16 May 2013 -- Rabies is a widespread, neglected and under reported zoonosis with an almost 100% case fatality rate in humans and animals if post-bite vaccination is not delivered soon after exposure. Every year, an estimated 55,000-70,000 people die from rabies with 95 percent of them from Asia and Africa. The disease causes a significant social and economic burden in many countries worldwide. In Viet Nam, the main reservoir of rabies is the dog, responsible for more than 90% of fatal rabies cases in humans. In recent years, rabies has become a pressing problem mainly in North mountainous provinces of Viet Nam. Between 2006-2010, approximately 85 people died from rabies annually and an estimated 400,000 people received post-bite treatment and vaccination preventing further human deaths.
In 2012, the United Nations Food and Agriculture Organization (FAO) Emergency Center for Transboundary Animal Diseases (ECTAD) supported the Department of Animal Health (DAH) within the Ministry of Agriculture and Rural Development (MARD ) to conduct a Knowledge-Attitude-Practice survey with dog owners and a dog ecology study to gain a better understanding of interaction among dogs, livestock and humans. The study results indicate that improved animal and human health inter-sectoral collaboration needed to control rabies, and priority areas for resource allocation were identified in support of dog rabies control.
On 13-14 May 2013 in Hanoi, the DAH and FAO convened national rabies workshop to present findings from this study, to discuss broader rabies prevention and control strategies, and to gain insights from neighboring ASEAN countries (Philippines, Thailand and Indonesia) on lessons learned from their rabies management programs. Through a series of group discussion and problem-based learning scenarios, three key recommendations were suggested to improve inter-sector rabies control strategies:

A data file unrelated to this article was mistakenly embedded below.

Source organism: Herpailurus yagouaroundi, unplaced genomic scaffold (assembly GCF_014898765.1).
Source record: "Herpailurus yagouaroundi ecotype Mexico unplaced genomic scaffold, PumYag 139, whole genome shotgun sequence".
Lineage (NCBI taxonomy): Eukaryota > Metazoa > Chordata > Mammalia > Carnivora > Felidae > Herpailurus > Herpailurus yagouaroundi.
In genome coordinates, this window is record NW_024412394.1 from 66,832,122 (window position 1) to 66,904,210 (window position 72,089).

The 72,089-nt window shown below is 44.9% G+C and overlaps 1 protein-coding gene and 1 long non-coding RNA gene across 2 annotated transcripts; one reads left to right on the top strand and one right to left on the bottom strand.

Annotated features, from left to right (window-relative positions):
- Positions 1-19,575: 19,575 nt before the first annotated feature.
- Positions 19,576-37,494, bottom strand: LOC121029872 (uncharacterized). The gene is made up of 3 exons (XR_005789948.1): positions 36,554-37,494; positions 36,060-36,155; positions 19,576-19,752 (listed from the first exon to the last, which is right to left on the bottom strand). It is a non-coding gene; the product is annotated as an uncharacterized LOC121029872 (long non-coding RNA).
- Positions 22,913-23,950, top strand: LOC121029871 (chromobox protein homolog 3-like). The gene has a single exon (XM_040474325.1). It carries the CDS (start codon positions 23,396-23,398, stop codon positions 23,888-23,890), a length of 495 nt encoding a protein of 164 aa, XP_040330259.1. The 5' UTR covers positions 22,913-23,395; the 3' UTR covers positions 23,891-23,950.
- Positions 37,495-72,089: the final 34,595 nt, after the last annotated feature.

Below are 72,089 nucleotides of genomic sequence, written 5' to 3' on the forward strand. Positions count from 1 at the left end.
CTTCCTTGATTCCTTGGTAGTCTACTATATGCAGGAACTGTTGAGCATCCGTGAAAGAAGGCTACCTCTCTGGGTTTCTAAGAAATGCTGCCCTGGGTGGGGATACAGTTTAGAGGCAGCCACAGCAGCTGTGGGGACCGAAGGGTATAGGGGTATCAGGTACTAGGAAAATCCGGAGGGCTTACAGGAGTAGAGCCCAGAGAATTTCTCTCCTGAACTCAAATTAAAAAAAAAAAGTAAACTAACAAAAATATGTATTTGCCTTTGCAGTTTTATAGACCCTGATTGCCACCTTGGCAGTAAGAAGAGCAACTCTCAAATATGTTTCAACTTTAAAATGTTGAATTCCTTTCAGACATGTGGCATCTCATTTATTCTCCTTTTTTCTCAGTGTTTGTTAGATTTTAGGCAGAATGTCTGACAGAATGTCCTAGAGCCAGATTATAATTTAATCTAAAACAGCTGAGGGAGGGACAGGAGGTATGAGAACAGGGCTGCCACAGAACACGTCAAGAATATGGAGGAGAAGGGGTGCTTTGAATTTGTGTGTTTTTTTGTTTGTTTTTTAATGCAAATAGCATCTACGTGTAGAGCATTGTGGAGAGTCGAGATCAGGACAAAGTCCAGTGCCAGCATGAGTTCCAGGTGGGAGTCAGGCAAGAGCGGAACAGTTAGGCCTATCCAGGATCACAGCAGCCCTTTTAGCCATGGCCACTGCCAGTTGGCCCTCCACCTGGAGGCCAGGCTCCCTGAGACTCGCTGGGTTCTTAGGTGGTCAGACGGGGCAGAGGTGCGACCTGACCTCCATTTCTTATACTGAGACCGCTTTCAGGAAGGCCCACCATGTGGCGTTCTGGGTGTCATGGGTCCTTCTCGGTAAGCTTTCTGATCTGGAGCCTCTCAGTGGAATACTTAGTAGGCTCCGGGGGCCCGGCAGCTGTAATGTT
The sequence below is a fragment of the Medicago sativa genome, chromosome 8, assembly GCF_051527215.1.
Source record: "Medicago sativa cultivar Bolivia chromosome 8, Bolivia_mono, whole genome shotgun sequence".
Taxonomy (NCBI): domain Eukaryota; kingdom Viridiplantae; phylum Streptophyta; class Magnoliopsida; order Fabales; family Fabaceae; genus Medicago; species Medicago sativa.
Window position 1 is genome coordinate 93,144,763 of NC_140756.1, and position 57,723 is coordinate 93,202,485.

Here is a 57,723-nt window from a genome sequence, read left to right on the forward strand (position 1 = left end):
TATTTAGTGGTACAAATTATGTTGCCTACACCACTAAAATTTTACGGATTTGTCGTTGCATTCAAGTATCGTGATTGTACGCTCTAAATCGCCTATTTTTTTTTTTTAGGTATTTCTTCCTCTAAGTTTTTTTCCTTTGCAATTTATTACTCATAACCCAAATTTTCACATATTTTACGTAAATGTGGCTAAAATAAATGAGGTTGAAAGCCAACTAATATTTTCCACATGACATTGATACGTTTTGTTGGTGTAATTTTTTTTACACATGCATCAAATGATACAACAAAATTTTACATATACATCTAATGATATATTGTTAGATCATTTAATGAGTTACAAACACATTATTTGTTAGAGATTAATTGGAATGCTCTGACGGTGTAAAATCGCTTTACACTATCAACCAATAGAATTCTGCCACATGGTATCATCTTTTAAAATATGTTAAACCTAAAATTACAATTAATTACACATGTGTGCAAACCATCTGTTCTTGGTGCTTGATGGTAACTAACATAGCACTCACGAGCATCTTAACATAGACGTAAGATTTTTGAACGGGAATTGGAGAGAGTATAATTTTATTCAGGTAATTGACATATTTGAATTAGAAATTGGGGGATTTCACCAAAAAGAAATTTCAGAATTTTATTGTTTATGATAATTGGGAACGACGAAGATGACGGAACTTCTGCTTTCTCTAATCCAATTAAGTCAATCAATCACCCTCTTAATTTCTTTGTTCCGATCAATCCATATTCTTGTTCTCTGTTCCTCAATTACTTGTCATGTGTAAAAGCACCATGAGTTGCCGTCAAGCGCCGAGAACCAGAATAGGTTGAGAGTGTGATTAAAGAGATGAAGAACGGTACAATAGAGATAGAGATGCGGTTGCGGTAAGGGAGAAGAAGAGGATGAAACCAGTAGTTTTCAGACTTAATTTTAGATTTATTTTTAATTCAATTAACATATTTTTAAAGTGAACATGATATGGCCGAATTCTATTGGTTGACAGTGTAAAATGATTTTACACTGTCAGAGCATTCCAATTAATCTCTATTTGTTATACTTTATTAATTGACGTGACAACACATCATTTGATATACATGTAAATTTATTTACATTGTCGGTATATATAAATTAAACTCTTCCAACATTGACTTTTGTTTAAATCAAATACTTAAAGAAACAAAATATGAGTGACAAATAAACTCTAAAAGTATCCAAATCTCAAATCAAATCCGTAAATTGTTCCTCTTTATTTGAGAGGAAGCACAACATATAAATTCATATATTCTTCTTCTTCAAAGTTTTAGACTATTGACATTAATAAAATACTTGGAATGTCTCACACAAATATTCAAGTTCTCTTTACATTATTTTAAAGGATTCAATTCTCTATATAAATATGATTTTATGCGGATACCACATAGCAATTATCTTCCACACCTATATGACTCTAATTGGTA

1) Strong political commitment and an effective inter-sector collaboration mechanism needs to be established;
2) A significant effort needs to be placed on vaccinating dogs, with emphasis on Districts and Provinces with the highest number of rabies cases; and
3) An advocacy and outreach communication plan to raise awareness about rabies needs to be developed, specifically targeting dog owners and the general public.
The workshop brought together nearly 60 senior representatives and technical experts of Viet Nam’s ministries, e.g. MARD and Ministry of Health , General Department of Preventive Medicine (GDPM) related national research institutes such as National Institute of Hygiene and Epidemiology (NIHE); international and regional partners including World Health Organisation (WHO) , OIE, FAO, and World Society for the Protection of Animals (WSPA) and provincial representatives as well as other relevant stakeholders.
“To achieve an improved rabies prevention and control strategy, we must overcome policy and coordination challenges as well as addressing technical and communication issues. FAO strongly recommends an effective inter-sectoral coordination mechanism so additional stakeholders and sectors can be mobilised to work closely with the Public Health and Animal Health sectors” said Dr Scott Newman, FAO Senior Technical Coordinator.